July 2022 Newsletter
Tena koutou katoa,
We are currently laying the groundwork so that operations can begin this winter.
In April we sought expressions of interest from companies and sole traders interested in helping the project in the first stages of its vision of a predator-free Aotea and found sufficient capacity on the island to fill the 30 positions required.
We are now putting together the contracts, training, health and safety and procurement to support the field roles that will soon be advertised.
In May, the Ngāti Rehua Ngātiwai ki Aotea Trust hosted a hui at Kawa to discuss the project with mana whenua and shareholders of Māori blocks. This was an important step in, understanding concerns, building relationships and including tikanga in this work. Further discussions and hui with mana whenua, the community and landowners are planned.
Te Papa Atawhai, the Department of Conservation, is assisting us in working through the permissions and protocols required for beginning fieldwork.
We are looking forward to seeing boots on the ground soon.
Makere Jenner, Project Lead
Feasibility study informing operations and the pathway to eradication.
The Tū Mai Taonga Project has completed a feasibility study and is now preparing an operational plan designed to remove feral cats and rats from the motu.
The feasibility study concluded it should be possible to remove feral cats from Aotea but difficult to remove rats using currently available tools.
The study is now informing an operational plan, currently being reviewed with the steering committee, a technical advisory group and funders. The plan takes into account the expressed concerns of mana whenua, the community and landowners. As a living document, the operations plan will be updated throughout the project as these concerns and the needs of the project evolve.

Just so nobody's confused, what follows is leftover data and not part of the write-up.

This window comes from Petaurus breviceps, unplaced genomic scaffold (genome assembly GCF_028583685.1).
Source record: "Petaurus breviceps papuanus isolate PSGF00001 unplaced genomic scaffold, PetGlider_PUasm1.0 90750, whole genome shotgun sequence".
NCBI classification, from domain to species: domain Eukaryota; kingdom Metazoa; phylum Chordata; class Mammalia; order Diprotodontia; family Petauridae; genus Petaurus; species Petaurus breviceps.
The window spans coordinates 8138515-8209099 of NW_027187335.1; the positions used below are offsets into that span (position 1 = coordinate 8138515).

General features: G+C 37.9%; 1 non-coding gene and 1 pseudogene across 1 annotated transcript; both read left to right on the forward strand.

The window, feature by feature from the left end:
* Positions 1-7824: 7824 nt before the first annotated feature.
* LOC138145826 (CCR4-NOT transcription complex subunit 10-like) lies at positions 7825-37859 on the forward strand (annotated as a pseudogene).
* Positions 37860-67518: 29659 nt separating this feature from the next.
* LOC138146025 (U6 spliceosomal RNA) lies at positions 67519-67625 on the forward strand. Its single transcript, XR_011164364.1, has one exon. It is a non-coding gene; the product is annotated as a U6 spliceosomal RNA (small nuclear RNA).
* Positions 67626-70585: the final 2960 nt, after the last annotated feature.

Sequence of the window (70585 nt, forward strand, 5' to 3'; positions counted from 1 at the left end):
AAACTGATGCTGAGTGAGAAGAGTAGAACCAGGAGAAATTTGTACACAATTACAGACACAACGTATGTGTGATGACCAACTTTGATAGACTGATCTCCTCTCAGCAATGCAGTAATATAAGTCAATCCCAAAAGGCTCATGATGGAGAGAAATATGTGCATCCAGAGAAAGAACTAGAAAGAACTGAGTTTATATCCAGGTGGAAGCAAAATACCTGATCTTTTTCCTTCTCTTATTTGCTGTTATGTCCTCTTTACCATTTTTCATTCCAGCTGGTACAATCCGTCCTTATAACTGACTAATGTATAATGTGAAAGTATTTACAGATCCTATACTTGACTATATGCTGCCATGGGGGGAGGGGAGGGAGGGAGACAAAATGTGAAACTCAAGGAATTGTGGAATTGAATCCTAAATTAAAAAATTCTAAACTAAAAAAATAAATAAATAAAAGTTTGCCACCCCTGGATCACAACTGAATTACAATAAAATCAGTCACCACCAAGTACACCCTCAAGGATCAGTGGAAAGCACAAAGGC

The proposed pathway to the removal of rats and feral cats begins in the north. With appropriate permissions, rat work on the offshore islands can help the project understand and develop techniques to remove rats and defend them from reinvasion.
Feral cat removal could start in and around Te Paparahi and learnings from island rat work could be applied.
The aim is to build a well-trained and removal-focused conservation workforce that can partner with and support agency efforts and work alongside community groups and landowners.
With confidence and proof of concept for removal methods in the far north and with mana whenua, community and landowner support, operations can extend to Okiwi, then progressively to central and southern areas.
As a part of a long-term vision for the island, this pathway to the removal of rats and feral cats is guided by the tikanga and manaakitanga of Ngāti Rehua Ngātiwai ki Aotea.
Operations Manager Appointed
Chris Giblin has been appointed Operations Manager for the Tū Mai Taonga Project. He will be familiar to many islanders, with a lengthy background in island-based conservation and pest eradication work, including time as manager of Glenfern Sanctuary with his wife Sarah.
Chris will coordinate all the contracted fieldwork carried out under the operational plan. He says the rugged terrain in the north means work will be demanding at times, but it will provide great opportunities for kaimahi wanting to build skills in conservation and return to the island to work.
He is pictured here showing the lay of the land to Predator Free 2050 Limited’s Melissa Brignell-Theyer, who visited the island recently.
Outdoor First Aid Training at Kawa Marae
Tū Mai Taonga sponsored an Outdoor First Aid training course at Kawa Marae recently in preparation for getting teams safely out in the field. The course was well attended by sole contractors and employees of conservation companies. The training, delivered by Peak Safety, was comprehensive and engaging, instilling confidence in its attendees. We look forward to inviting Peak Safety back for another course when we have finished recruiting our field team.
We’ll host meetings with the wider community to outline our plans shortly so keep an eye out for an invite.
Thank you to our funders and supporters: Predator Free 2050 Limited, Auckland Council, the Department of Conservation, mana whenua, community groups and sanctuaries around the motu.